Tuesday, February 15, 2011

Spiced Up

Here's a way to create a visual reminder of what soap does to water's surface tension.

Fill a shallow pan with water. 

Sprinkle the water's surface with a variety of herbs and spices (don't use anything with salt).

Cut a piece of paper to fit in the pan.  Lay the paper on the water's surface.

Pick up the paper and lay flat to dry.

Now, sprinkle the water's surface with herbs and spices once again.

Cut another piece of paper to fit in the pan.  Before you lay the paper on the water, add a squirt of dish detergent to the water.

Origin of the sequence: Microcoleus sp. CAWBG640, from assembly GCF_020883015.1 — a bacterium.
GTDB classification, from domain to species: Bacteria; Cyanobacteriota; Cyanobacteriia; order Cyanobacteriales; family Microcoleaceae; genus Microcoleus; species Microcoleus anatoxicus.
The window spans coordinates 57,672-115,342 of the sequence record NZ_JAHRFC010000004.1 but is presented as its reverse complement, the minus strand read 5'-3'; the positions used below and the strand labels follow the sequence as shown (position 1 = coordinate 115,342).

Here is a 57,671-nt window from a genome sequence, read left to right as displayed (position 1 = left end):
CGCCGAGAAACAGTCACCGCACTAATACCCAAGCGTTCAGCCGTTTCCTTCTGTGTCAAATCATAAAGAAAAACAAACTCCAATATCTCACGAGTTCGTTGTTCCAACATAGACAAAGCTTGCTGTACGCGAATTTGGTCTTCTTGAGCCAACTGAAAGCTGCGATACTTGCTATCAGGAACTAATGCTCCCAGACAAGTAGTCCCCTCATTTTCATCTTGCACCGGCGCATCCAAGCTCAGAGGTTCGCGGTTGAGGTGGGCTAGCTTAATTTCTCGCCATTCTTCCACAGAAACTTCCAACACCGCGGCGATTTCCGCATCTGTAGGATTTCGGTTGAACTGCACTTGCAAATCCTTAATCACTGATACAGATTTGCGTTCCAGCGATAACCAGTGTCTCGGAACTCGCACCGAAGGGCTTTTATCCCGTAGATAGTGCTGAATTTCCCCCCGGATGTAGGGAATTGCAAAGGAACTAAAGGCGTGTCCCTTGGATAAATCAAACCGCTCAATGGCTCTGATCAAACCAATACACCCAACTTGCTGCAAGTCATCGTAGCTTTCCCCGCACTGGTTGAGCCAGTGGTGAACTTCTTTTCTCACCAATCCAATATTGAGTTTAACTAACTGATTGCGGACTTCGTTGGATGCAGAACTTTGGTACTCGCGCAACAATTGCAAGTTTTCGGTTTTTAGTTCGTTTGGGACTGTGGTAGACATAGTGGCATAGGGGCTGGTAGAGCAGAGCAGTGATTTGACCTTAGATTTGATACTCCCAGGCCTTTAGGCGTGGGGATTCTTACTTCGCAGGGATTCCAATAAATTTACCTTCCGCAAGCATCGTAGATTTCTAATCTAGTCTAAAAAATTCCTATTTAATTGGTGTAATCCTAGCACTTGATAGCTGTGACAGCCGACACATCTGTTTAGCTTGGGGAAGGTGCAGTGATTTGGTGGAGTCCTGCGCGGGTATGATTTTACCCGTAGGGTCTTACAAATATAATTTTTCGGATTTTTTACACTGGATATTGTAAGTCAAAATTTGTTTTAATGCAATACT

Lay the paper on the water.  Pick it up and lay flat to dry.

What differences do you notice between the two trials?  Why did the soap cause such a difference?

The soap reduces water's surface tension.  The herbs and spices, which are normally held on top of the water by the surface tension, now fall into the water.  As a result, the paper, which only touches the surface of the water, doesn't collect very much.

No comments:

Post a Comment